Wow really great list of tips, even for non beginners! I agree Ahrefs is probably the best SEO tool for bloggers, but honestly Google Webmaster Tools is the first place to start to monitor your search traffic. Ahref is really expensive, and for new comers, probably overkill. I recently started a new blog, and am more than happy with the data provided by Webmaster Tools.

Help document travel, education and other life events – Sometimes, people start blogs to help document some kind of journey. That journey might be traveling to some far-off destination. That journey could also involve learning a musical instrument or a new language. It could also involve a life event such as getting married, divorced or fighting through a health scare.


Although every work or profession needs to be disciplined but as a blogger when you work from home or cafes, discipline is your best friend. It should divide into writing posts, commenting on other blogs and social networking promotion. If you want loyal readers, then you have to post regularly on your blog. If you do not blog regularly, then you will lose your readers.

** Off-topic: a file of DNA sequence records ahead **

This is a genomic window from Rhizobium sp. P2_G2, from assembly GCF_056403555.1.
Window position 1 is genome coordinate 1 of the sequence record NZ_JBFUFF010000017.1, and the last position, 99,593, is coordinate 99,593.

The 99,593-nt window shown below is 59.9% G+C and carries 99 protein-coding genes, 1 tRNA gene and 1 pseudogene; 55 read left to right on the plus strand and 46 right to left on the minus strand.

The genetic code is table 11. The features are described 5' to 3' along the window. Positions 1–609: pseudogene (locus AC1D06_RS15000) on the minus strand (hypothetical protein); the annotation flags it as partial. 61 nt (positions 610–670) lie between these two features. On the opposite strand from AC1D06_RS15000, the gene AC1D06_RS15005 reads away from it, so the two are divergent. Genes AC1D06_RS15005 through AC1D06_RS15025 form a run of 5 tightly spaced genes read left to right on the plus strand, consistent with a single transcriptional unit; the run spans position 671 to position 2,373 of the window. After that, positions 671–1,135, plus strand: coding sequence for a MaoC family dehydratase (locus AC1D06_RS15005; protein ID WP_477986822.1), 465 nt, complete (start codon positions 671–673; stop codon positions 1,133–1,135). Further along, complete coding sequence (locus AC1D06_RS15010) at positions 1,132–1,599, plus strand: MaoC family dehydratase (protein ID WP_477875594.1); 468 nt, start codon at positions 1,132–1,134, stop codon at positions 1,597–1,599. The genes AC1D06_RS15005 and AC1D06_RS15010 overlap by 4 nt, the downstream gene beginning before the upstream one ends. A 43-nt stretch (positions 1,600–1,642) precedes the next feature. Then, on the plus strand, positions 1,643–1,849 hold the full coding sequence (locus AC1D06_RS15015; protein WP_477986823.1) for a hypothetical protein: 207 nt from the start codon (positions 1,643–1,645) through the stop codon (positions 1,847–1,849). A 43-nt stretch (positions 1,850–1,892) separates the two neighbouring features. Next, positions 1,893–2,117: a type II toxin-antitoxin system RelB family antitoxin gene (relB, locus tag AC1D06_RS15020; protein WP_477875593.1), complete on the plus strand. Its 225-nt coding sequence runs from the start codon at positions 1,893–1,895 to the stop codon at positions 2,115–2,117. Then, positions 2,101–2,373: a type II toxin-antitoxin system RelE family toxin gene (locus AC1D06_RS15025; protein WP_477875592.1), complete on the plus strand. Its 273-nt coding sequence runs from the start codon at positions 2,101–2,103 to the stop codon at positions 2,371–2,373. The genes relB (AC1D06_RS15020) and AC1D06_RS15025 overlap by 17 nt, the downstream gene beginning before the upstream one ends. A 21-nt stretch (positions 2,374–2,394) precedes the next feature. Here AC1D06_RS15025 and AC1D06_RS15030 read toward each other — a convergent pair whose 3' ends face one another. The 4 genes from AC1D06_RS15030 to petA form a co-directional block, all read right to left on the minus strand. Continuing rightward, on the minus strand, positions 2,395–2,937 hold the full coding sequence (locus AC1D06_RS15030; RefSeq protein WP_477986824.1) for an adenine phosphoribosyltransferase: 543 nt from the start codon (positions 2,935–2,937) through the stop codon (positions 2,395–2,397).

Thank you for sharing such a great post! I am new to blogging and I keep on searching for website like this. One of the hardship I encountered is content for my blog I am not very good at writing so I am planning to hire someone who could provide a very good content. Do you have any recommendation where to hire for someone who could write an article for me?